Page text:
12. ^ Weil, Shalva. 2011 "The History and Disappearance of the Jewish Presence in Pakistan", International Relations and Security Network (ISN). http://www.isn.ethz.ch/isn/Current-Affairs/ISN-Insights/Detail?lng=en&id=130985&contextid734=130985&contextid735=130984&tabid=130984&dynrel=4888caa0-b3db-1461-98b9-e20e7b9c13d4,0c54e3b3-1e9c-be1e-2c24-a6a8c7060233
  13. ^ "کراچی والے حصّہ "1"". وی او اے. Retrieved 8 March 2016. 
  14. ^ Salman, Peerzada (Nov 3, 2013). "Role of Jews in Karachi’s uplift highlighted". Dawn newspaper. Retrieved 17 January 2017. 
  15. ^ Ghosh, Palash (November 16, 2013). "Karachi Yahudi: Pakistan’s Vanishing (Or Vanished) Jewish Community". International Business Times. Retrieved 26 January 2017. 
  16. ^ Israel Goldstein, My World As a Jew: The Memoirs of Israel Goldstein, Herzl Press, New York, USA, vol 2, Pg 21 Limited preview: https://books.google.com/books?id=mCU0XsXUDOYC&pg=PA21&lpg=PA21&ots=Rf8WikzBrB&dq=jews+karachi&output=html&sig=5giViHwkF4nloob2TatlYnh0k6k
  17. ^ Weil, Shalva. 2012= “The Unknown Jews of Bangladesh: Fragments of an Elusive Community”, Asian Jewish Life, 8:16-18. http://asianjewishlife.org/pages/articles/AJL_Issue_10_Sept2012/AJL_Feature_Unknown-Jews-Bangladesh.html
  18. ^ Weil, Shalva. 2009 'Bene Israel Rites and Routines' in Shalva Weil (ed.) India’s Jewish Heritage: Ritual, Art and Life-Cycle, Mumbai: Marg Publications [first published in 2002; 3Arts, 54(2): 26-37.rd edn.], 78-89. Reprinted in Marg: A Magazine of The
  19. ^ Weil, Shalva. 'The Jews of Pakistan', in M.Avrum Erlich (ed.) Encyclopaedia of the Jewish Diaspora, Santa Barbara, USA: ABC CLIO.2008, (3: 1228-1230).
  20. ^ Salman, Peerzada (Nov 3, 2013). "Role of Jews in Karachi’s uplift highlighted". Dawn newspaper. Retrieved 17 January 2017. When in 1948 Israel came into being a lot of Jews migrated to Israel, and after the Arab-Israel war a majority of them left the city. 
  21. ^ bataween. "Point of No Return: Jewish Refugees from Arab Countries". Retrieved 8 March 2016. 
  22. ^ Weil, Shalva. 2011 "The History and Disappearance of the Jewish Presence in Pakistan", International Relations and Security Network (ISN). http://www.isn.ethz.ch/isn/Current-Affairs/ISN-Insights/Detail?lng=en&id=130985&contextid734=130985&contextid735=130984&tabid=130984&dynrel=4888caa0-b3db-1461-98b9-e20e7b9c13d4,0c54e3b3-1e9c-be1e-2c24-a6a8c7060233
  23. ^ Salman, Peerzada (Nov 3, 2013). "Role of Jews in Karachi’s uplift highlighted". Dawn newspaper. Retrieved 17 January 2017.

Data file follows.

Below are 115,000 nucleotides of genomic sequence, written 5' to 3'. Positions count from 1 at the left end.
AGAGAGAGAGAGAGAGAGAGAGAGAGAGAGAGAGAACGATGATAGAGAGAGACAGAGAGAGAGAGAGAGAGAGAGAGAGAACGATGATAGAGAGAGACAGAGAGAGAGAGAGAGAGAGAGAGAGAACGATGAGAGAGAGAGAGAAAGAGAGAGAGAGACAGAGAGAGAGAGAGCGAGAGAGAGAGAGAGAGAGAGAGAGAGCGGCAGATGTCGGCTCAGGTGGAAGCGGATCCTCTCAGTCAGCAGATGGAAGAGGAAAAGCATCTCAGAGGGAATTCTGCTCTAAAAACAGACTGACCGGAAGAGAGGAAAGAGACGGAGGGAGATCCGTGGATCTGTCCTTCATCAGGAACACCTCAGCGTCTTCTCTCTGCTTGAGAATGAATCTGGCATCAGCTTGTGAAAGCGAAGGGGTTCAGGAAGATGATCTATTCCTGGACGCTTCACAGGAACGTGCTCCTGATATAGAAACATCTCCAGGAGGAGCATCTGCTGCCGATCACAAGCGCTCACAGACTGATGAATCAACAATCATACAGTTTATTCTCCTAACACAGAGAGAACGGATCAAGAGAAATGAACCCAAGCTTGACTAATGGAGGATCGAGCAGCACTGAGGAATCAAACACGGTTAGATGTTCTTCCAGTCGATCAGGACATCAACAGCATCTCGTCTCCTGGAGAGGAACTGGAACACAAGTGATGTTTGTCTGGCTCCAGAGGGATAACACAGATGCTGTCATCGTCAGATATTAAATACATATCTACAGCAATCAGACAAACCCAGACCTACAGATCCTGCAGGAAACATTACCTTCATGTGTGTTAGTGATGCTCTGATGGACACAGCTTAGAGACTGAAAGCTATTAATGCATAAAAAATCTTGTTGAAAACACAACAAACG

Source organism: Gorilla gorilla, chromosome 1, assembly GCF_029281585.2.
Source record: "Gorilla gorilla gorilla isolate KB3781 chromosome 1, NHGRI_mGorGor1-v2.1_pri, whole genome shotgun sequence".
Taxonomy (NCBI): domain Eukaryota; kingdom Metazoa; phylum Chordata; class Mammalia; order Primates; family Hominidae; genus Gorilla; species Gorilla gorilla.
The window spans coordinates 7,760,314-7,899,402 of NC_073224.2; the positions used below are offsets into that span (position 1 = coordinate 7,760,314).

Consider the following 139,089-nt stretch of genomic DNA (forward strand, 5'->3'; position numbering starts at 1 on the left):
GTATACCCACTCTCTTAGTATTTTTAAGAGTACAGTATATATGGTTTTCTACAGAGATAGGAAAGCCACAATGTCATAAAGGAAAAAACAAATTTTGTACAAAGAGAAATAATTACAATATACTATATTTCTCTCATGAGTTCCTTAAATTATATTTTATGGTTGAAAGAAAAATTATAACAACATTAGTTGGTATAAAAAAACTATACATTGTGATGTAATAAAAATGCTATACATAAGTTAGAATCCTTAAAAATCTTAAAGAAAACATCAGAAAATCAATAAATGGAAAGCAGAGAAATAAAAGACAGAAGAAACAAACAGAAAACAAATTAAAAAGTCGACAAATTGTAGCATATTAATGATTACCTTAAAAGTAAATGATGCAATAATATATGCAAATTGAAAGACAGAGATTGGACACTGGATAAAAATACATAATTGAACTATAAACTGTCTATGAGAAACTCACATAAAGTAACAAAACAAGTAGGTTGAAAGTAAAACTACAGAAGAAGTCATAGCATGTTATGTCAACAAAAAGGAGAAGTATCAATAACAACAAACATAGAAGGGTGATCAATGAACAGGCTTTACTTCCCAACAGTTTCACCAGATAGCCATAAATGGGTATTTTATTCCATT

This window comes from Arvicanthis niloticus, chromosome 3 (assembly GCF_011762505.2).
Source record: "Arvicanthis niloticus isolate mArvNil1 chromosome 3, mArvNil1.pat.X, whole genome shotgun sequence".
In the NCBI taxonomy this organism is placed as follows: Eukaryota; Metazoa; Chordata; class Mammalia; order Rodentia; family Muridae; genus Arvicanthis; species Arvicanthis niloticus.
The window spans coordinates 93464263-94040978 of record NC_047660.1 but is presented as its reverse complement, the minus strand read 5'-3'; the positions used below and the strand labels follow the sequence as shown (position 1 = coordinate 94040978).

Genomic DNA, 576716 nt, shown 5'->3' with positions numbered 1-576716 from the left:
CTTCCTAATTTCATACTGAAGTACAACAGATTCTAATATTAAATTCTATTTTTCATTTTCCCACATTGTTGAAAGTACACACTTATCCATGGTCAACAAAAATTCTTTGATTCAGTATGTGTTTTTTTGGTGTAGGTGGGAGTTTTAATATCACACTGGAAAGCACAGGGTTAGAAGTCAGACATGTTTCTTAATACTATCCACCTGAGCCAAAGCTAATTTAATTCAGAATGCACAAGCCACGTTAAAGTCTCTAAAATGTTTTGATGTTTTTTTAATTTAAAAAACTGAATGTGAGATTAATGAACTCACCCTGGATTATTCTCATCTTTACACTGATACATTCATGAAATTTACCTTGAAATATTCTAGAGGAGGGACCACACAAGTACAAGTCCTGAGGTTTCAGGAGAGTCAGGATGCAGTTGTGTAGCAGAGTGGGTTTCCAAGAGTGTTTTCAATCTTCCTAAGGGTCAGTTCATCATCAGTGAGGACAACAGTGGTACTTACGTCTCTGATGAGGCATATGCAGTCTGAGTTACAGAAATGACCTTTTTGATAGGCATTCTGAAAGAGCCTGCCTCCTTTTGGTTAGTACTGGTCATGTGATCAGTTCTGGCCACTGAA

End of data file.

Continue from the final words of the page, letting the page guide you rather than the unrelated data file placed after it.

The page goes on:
24. ^ Weil, Shalva. 2011 "The History and Disappearance of the Jewish Presence in Pakistan", International Relations and Security Network (ISN). http://www.isn.ethz.ch/isn/Current-Affairs/ISN-Insights/Detail?lng=en&id=130985&contextid734=130985&contextid735=130984&tabid=130984&dynrel=4888caa0-b3db-1461-98b9-e20e7b9c13d4,0c54e3b3-1e9c-be1e-2c24-a6a8c7060233
  25. ^ Weil, Shalva. 1994 'The Secular & Religious Elite among the Bene Israel Jews in India', Pe’amim 60: 49-63. (Hebrew)
  26. ^ Ghosh, Palash (Nov 16, 2013). "Karachi Yahudi: Pakistan’s Vanishing (Or Vanished) Jewish Community". International Business Times. Retrieved 8 January 2017. 
  27. ^ The Newspaper's Staff Reporter. "Minorities’ votes may decide fate of 96 constituencies". Retrieved 8 March 2016. 
  28. ^ A. Khan, Iftikhar (Jan 8, 2017). "Minorities’ vote bank reaches close to 3m". Dawn newspaper. Retrieved 8 January 2017. 
  29. ^ "No more in Karachi". Dawn newspaper. January 27, 2016. Retrieved 26 January 2017. 
  30. ^ Sahoutara, Naeem (March 18, 2014). "Jewish trust goes to court to take back demolished Karachi synagogue land". Express Tribune. Retrieved 8 January 2017. 
  31. ^ Khurshid, Jamal (October 26, 2015). "Jewish trust given time to review nazir’s report on property status". The News International. Retrieved 8 January 2017. 
  32. ^ "Anti-Semitism in Pakistan—hate on a sliding scale". The Jewish Journal of Greater Los Angeles. Tribe Media Corp. Dec 11, 2008. Retrieved 17 January 2017. 
  33. ^ Hashmi, Zeeba T (Nov 12, 2015). "The Jews of Pakistan". Daily Times (Pakistan). Retrieved 17 January 2017. 
  34. ^ "Jewish Graveyard in Karachi Pakistan". Youtube. Retrieved 13 November 2011. 
  35. ^ "In search of the Jews of Karachi". Express Tribune. 6 February 2011. Retrieved 13 November 2011. 

Sources[edit]

Above material is based on an article of Prof. Adil Najam of Fletcher School of Law and Diplomacy, Tufts University, published in Pakistan's newspaper The Daily Times. 1

External links[edit]